UC Davis
Physics REU Program, Summer 2006
(Students' names link to their final papers. There are some
formatting
problems,
particularly with figures, but you can still get a lot more detail
about the projects
from them.)
Condensed Matter Experiment
Melina Blees (Carleton College;
advisor Kai Liu)
made cobalt wires, 200 nanometers in diameter, by pulsed
electrodeposition. To test the samples, she measured resistance as a
function of applied magnetic field, finding a sharp difference when
the field is perpendicular or parallel to the wires. This observed
magnetoresistance confirmed that the fabrication process was successful.
The next step in the work will be to make wires with layers of copper
and cobalt interspersed. The magnetic moment of a thin cobalt layer may
be used as a memory bit. Magnetic scattering depending on the cobalt's
moment would affect the wire's resistance. The key advantage of the
technique is that an applied current might be used both for reading the
magnetization and for switching it, with ultimate applications in magnetic
recording technology.
Anna Smith (Seattle
University; advisor Rena
Zieve) worked on a variety of tasks related to studies of
vortex motion in superfluid helium. She began by fabricating experimental
cells: preparing fine wires for the measurements, stretching each along
the axis of a long cylinder, gluing it in place, and checking for leaks.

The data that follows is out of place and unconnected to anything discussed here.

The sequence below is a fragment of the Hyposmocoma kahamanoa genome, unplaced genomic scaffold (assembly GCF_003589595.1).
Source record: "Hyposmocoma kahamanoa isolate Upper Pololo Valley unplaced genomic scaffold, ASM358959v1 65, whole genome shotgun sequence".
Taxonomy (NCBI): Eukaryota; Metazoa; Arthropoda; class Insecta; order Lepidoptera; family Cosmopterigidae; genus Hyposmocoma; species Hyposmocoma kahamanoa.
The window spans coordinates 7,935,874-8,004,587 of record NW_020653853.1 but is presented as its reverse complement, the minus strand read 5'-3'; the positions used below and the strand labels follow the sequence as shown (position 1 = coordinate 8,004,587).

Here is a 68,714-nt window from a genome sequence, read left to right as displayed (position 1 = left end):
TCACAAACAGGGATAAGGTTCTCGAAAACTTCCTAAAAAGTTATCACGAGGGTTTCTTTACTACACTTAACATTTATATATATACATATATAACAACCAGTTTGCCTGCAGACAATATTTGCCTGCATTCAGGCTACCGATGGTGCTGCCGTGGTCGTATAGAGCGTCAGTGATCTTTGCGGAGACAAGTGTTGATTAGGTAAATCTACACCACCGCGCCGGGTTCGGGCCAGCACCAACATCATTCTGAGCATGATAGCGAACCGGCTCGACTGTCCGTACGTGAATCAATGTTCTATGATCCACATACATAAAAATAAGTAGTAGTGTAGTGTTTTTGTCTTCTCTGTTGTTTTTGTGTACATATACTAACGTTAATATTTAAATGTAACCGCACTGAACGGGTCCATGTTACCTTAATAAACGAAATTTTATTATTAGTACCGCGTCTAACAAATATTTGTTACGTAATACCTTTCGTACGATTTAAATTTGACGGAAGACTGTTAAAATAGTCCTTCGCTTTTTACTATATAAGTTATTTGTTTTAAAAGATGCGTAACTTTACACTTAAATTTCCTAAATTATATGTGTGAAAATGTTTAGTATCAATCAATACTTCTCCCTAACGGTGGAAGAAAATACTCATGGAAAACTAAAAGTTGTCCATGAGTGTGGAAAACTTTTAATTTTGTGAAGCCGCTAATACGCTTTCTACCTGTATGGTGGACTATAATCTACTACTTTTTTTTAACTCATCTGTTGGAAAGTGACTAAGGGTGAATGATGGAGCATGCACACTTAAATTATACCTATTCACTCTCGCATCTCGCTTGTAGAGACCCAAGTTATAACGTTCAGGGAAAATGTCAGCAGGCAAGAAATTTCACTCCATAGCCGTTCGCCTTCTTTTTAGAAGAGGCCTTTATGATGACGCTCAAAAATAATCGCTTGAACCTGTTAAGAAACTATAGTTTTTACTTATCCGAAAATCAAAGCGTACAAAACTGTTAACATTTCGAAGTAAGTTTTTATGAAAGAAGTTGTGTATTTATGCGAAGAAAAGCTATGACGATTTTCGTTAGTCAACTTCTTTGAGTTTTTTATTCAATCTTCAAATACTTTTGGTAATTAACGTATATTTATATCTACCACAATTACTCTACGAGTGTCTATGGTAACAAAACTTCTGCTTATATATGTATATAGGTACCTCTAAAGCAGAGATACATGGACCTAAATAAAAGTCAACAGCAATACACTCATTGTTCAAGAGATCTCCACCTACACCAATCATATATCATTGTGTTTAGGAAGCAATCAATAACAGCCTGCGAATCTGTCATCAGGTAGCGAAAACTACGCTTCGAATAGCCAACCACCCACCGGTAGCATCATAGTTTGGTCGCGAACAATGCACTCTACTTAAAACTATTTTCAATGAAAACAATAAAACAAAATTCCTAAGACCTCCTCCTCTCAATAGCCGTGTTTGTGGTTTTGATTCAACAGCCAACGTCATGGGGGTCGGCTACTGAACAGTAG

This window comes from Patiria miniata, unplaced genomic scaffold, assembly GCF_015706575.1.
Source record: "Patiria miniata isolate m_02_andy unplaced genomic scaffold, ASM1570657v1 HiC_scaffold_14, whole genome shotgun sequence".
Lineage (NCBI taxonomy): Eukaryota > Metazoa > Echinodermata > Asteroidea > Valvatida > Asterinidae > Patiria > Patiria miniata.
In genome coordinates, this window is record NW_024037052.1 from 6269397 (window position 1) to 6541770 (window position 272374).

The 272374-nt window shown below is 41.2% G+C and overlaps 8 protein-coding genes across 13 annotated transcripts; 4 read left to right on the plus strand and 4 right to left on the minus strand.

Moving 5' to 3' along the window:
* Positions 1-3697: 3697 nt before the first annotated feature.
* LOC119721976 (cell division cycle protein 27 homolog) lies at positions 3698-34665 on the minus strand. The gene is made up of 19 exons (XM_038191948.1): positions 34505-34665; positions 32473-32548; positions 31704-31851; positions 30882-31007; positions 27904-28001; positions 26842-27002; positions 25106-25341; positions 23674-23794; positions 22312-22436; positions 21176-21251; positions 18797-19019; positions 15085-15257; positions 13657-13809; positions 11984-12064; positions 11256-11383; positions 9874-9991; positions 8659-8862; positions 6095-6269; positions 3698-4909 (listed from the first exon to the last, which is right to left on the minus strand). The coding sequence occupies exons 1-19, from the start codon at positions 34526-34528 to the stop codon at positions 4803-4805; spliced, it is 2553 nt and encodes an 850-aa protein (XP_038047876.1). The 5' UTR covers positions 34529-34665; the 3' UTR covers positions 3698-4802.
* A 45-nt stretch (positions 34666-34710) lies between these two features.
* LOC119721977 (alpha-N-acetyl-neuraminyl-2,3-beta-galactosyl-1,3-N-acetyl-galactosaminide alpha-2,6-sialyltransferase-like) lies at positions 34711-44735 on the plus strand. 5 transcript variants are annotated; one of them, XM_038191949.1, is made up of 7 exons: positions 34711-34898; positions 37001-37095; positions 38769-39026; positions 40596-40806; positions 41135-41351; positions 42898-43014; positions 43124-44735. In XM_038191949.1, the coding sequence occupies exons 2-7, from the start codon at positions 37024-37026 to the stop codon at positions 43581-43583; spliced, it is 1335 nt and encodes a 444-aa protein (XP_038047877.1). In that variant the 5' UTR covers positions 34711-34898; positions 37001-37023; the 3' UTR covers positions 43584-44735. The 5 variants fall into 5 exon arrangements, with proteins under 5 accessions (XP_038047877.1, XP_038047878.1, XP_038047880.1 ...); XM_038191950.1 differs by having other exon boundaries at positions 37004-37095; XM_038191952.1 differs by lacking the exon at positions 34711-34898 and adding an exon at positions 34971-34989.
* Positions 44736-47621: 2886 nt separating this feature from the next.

Later she wound a spare superconducting magnet for the experiments.
It proved necessary before the end of the summer, and Anna installed it
on the refrigerator. Anna also worked on computer models of a moving
vortex, both running lengthy simulations and writing a companion program
to make the main simulation code easier to debug.
Bryce Kalmbach (University of Washington;
advisor Rena
Zieve)
measured the stability angle of a binary granular mixture in two
dimensions. The two grain shapes were single spheres, and hexagons
formed by welding seven of the spheres together. A homogeneous pile of
hexagons reaches a much larger angle before avalanching than does a pile
of spheres. Mixing a small fraction of spheres in with the hexagons
sharply reduces the stability angle, while mixing a small fraction
of hexagons in with the spheres has little effect. Bryce took careful
measurements, investigating and eliminating various sources of noise.
By using spheres and hexagons of different colors, he related the behavior
of the stability angle to the tendency of the spheres to cluster near
the center of the container, slightly below the surface of the pile.
The strong effect of a few spheres added to a pile of hexagons suggests
that this central region is key to triggering avalanches.
Condensed Matter Theory
Ben Heldt (Santa Clara University; advisor
Sergey Savrasov
programmed a Pade approximation technique to approximate functions.
If a function is known on the imaginary axis, the technique finds
the analytic continuation to the real axis, where the values may have
a physical interpretation. The approximation depends on a weighted
sum over the roots of a derived polynomial. As the number of known
values of the function increases, so does the order of the polynomial.
Ben found that the algorithm, while mostly effective, becomes unstable
for very high order polynomials. A possible fix is to change the basis
used to describe polynomials.
The Hubbard model describes electrons which are located at discrete,
fixed sites and interact in several ways: through their spins, Coulomb
repulsion, and the possibility of "hopping" from one site to another.
Changing the various interaction strengths and occasionally adding additional
interaction terms allow the model to help
investigate different types of magnetism and even superconductivity.
Helen Craig (American River College; advisors
Warren Pickett and Richard